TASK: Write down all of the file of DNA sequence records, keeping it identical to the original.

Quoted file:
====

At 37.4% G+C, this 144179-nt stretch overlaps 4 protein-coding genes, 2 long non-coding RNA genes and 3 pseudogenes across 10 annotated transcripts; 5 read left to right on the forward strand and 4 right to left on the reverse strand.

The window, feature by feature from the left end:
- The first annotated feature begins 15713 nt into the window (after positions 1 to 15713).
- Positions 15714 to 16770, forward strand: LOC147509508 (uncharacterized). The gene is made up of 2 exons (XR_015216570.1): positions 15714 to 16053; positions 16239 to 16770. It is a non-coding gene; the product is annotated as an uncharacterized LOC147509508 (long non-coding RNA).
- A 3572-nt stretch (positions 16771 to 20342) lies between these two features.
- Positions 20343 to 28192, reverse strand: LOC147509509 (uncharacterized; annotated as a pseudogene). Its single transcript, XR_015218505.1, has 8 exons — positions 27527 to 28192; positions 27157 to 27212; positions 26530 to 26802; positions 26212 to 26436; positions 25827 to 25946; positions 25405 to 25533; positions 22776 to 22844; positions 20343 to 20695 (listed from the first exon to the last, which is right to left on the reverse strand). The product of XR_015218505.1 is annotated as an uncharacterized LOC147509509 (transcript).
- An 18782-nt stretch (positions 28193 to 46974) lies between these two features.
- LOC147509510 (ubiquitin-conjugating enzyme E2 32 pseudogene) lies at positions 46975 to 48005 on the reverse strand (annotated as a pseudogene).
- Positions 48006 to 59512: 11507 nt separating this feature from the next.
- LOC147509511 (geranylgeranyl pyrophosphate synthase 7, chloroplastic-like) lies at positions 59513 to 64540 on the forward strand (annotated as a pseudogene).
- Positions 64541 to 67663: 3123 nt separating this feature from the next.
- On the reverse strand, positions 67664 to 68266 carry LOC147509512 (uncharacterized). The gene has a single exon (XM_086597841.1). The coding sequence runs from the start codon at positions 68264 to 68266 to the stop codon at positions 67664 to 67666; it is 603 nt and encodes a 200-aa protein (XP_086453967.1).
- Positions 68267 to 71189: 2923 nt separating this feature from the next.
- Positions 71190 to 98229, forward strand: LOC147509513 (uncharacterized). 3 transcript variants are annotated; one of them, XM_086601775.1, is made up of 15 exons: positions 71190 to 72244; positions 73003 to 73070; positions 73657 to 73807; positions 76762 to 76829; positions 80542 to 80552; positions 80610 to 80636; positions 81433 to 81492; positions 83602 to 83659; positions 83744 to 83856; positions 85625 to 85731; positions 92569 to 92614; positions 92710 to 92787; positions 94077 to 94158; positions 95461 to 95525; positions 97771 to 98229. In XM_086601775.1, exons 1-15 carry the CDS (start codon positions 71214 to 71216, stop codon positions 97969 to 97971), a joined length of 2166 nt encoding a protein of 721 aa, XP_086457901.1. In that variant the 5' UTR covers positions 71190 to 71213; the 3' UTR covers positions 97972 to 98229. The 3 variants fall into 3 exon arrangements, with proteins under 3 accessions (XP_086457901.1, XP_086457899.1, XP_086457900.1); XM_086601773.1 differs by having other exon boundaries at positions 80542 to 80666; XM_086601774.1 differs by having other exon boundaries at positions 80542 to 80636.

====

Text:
At 37.4% G+C, this 144179-nt stretch overlaps 4 protein-coding genes, 2 long non-coding RNA genes and 3 pseudogenes across 10 annotated transcripts; 5 read left to right on the forward strand and 4 right to left on the reverse strand.

The window, feature by feature from the left end:
- The first annotated feature begins 15713 nt into the window (after positions 1 to 15713).
- Positions 15714 to 16770, forward strand: LOC147509508 (uncharacterized). The gene is made up of 2 exons (XR_015216570.1): positions 15714 to 16053; positions 16239 to 16770. It is a non-coding gene; the product is annotated as an uncharacterized LOC147509508 (long non-coding RNA).
- A 3572-nt stretch (positions 16771 to 20342) lies between these two features.
- Positions 20343 to 28192, reverse strand: LOC147509509 (uncharacterized; annotated as a pseudogene). Its single transcript, XR_015218505.1, has 8 exons — positions 27527 to 28192; positions 27157 to 27212; positions 26530 to 26802; positions 26212 to 26436; positions 25827 to 25946; positions 25405 to 25533; positions 22776 to 22844; positions 20343 to 20695 (listed from the first exon to the last, which is right to left on the reverse strand). The product of XR_015218505.1 is annotated as an uncharacterized LOC147509509 (transcript).
- An 18782-nt stretch (positions 28193 to 46974) lies between these two features.
- LOC147509510 (ubiquitin-conjugating enzyme E2 32 pseudogene) lies at positions 46975 to 48005 on the reverse strand (annotated as a pseudogene).
- Positions 48006 to 59512: 11507 nt separating this feature from the next.
- LOC147509511 (geranylgeranyl pyrophosphate synthase 7, chloroplastic-like) lies at positions 59513 to 64540 on the forward strand (annotated as a pseudogene).
- Positions 64541 to 67663: 3123 nt separating this feature from the next.
- On the reverse strand, positions 67664 to 68266 carry LOC147509512 (uncharacterized). The gene has a single exon (XM_086597841.1). The coding sequence runs from the start codon at positions 68264 to 68266 to the stop codon at positions 67664 to 67666; it is 603 nt and encodes a 200-aa protein (XP_086453967.1).
- Positions 68267 to 71189: 2923 nt separating this feature from the next.
- Positions 71190 to 98229, forward strand: LOC147509513 (uncharacterized). 3 transcript variants are annotated; one of them, XM_086601775.1, is made up of 15 exons: positions 71190 to 72244; positions 73003 to 73070; positions 73657 to 73807; positions 76762 to 76829; positions 80542 to 80552; positions 80610 to 80636; positions 81433 to 81492; positions 83602 to 83659; positions 83744 to 83856; positions 85625 to 85731; positions 92569 to 92614; positions 92710 to 92787; positions 94077 to 94158; positions 95461 to 95525; positions 97771 to 98229. In XM_086601775.1, exons 1-15 carry the CDS (start codon positions 71214 to 71216, stop codon positions 97969 to 97971), a joined length of 2166 nt encoding a protein of 721 aa, XP_086457901.1. In that variant the 5' UTR covers positions 71190 to 71213; the 3' UTR covers positions 97972 to 98229. The 3 variants fall into 3 exon arrangements, with proteins under 3 accessions (XP_086457901.1, XP_086457899.1, XP_086457900.1); XM_086601773.1 differs by having other exon boundaries at positions 80542 to 80666; XM_086601774.1 differs by having other exon boundaries at positions 80542 to 80636.